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In Puerto Rico, LSEN Liaison Natasha DeLeón-Rodríguez Sews a Network of Problem-solving Scientists

Woman with big curly hair, black blazer, and yellow pants
Natasha DeLeon Rodriguez, Photo Credit Natasha DeLeon Rodriguez.

At her home in Puerto Rico, microbiologist Natasha DeLeón-Rodríguez discusses the importance of the world’s tiniest organisms across the room from her well-worn sewing machine, a nod to her first love of fashion design.  

Like tugging a loose thread in a sweater, tampering with the balance of microorganisms in an environment might cause an entire ecosystem to, quite literally, unwind. 

“Microbes rule the world,” says DeLeón-Rodríguez, an assistant professor at the Inter American University of Puerto Rico. “Understanding microbes is crucial to understanding how the world is changing.” 

Luckily, these single-celled beings – the first form of life on our planet – aren't her only area of expertise.  

As a liaison with the AAAS Local Science Engagement Network (LSEN), DeLeón-Rodríguez is charged with building connections and communication among the most complex species on Earth: her fellow human beings. 

In her role, she aims to construct feedback loops between scientists, communities and local officials to address Puerto Rico’s most pressing environmental issues and eliminate “colonial science.” 

Scientific colonialism involves academics from wealthy Western countries coming to poor areas for research. They gather data and leave without acknowledging contributions from local scientists or disseminating actionable findings. 

DeLeón-Rodríguez hopes to connect experts with real-world problems they can solve and reduce the potential for research that is conducted based on personal assumptions or interests.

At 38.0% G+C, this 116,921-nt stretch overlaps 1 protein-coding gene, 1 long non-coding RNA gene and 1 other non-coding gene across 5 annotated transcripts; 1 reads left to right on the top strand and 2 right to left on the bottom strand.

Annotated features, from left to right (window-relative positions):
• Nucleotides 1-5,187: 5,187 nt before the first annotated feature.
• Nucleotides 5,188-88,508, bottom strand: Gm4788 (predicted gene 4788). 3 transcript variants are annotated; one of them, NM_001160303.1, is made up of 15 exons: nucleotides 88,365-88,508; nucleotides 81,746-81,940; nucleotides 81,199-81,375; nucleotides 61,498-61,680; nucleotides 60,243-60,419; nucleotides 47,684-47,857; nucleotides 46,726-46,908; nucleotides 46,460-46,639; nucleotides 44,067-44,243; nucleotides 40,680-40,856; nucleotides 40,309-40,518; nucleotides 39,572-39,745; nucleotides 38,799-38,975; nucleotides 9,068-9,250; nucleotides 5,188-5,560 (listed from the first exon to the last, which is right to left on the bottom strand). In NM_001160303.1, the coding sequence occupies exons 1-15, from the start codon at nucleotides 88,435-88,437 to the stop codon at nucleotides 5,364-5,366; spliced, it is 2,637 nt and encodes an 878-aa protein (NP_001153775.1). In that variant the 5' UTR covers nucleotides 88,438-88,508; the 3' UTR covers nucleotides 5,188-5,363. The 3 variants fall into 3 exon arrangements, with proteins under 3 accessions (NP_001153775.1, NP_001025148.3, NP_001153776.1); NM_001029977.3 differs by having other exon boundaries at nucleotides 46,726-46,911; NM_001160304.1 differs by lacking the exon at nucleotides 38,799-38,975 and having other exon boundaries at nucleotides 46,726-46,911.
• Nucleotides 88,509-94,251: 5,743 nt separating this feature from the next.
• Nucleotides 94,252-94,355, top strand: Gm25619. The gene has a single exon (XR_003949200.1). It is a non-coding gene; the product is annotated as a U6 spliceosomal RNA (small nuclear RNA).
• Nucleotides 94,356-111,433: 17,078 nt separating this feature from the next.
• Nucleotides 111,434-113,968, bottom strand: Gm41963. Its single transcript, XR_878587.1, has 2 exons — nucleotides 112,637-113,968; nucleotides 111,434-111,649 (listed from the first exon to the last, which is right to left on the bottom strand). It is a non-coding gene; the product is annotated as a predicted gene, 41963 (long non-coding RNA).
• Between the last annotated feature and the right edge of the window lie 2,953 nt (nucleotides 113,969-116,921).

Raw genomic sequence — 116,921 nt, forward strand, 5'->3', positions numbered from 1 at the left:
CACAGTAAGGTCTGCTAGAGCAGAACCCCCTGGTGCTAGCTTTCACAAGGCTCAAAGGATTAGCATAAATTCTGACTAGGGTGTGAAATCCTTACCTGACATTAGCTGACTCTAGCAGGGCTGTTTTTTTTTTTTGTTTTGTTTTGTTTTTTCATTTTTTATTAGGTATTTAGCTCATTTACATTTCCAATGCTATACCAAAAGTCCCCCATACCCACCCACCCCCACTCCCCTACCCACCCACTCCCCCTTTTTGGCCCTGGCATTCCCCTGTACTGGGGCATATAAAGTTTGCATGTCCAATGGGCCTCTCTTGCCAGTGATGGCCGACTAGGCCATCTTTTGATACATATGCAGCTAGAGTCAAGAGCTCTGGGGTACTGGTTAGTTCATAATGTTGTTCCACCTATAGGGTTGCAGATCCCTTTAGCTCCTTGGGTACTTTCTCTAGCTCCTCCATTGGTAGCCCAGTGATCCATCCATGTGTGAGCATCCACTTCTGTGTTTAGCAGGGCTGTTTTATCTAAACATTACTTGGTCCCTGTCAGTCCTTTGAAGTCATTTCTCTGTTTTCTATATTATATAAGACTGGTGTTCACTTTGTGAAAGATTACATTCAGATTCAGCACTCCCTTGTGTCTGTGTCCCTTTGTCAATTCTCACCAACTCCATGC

Related to her LSEN work, DeLeón-Rodríguez helps organize “Science Cafes,” informal talks on local issues hosted by scientists at bars and restaurants. And she participated in an LSEN workshop at the 2024 AAAS Annual Meeting in February about relationship-building and how to hold two-way, inclusive conversations. 

“Scientists should go to the community and learn from them first,” says DeLeón-Rodríguez. “They should learn what’s happening and come out with questions everyone can answer together.” 

Complementing her LSEN work, she serves on the board of Casa Pueblo, an environmental watchdog organization that protects Puerto Rico’s wild places and influences policy around conservation. 

Casa Pueblo hosted the last conference for AAAS’ Caribbean Division. For the event, DeLeón-Rodríguez brought together organizations and young scientists to talk about engaging with communities. 

“For me it’s very important that we scientists work to better the community,” she says, adding that her volunteer activity with Casa Pueblo also involves motivating scientists to help inform public policy. 

“We are a small island with many universities,” DeLeón-Rodríguez says. “We want to increase those channels of communication so everyone knows we are here and they can reach out to scientists to help solve problems.” 

Born and raised on the Island of Enchantment – a nickname that stems from Puerto Rico’s vibrant biodiversity and beautiful scenery – DeLeón-Rodríguez never thought she’d count herself among these scientific troubleshooters. 

As a child, she gravitated toward the arts, namely sewing and writing. Meanwhile family members pushed her to pursue science, eager to have a doctor in the family. 

While earning her bachelor’s degree at the University of Puerto Rico-Mayaguez, DeLeón-Rodríguez encountered a professor who was investigating the effects of military activities on the environment and ways microbiology can restore certain ecosystems. 

“That was my ‘Aha!’ moment. I realized I could do science and help my community,” she says.  

“With microbiology, there’s so much imagination involved,” she adds. “Thinking about microbes in this tiny, tiny world helped me imagine what was happening in the ecosystem and come up with questions and solutions to problems.” 

After finishing a Ph.D. at Georgia Institute of Technology, DeLeón-Rodríguez returned to her homeland where she now researches the microbiology of atmospheric events. 

Currently, she is in the early stages of analyzing health effects caused by bacteria brought to Puerto Rico via Saharan dust plumes, swept thousands of miles from Africa by weather events. She is also working with students to collect samples in Puerto Rico’s bioluminescent bays, pools of water which appear to glow due to single-celled organisms called dinoflagellates that emit light near the surface. 

The bays are part of a complex ecosystem, filled with fish, plants and algae. In the spirit of her LSEN work, DeLeón-Rodríguez plans to engage other scientists outside her expertise to understand how bacteria works alongside other natural processes to preserve these fragile, beautiful natural resources. 

“Doing collective work is better than working by yourself,” she says. “When we collaborate and increase our network of people, then we can look at the big picture.”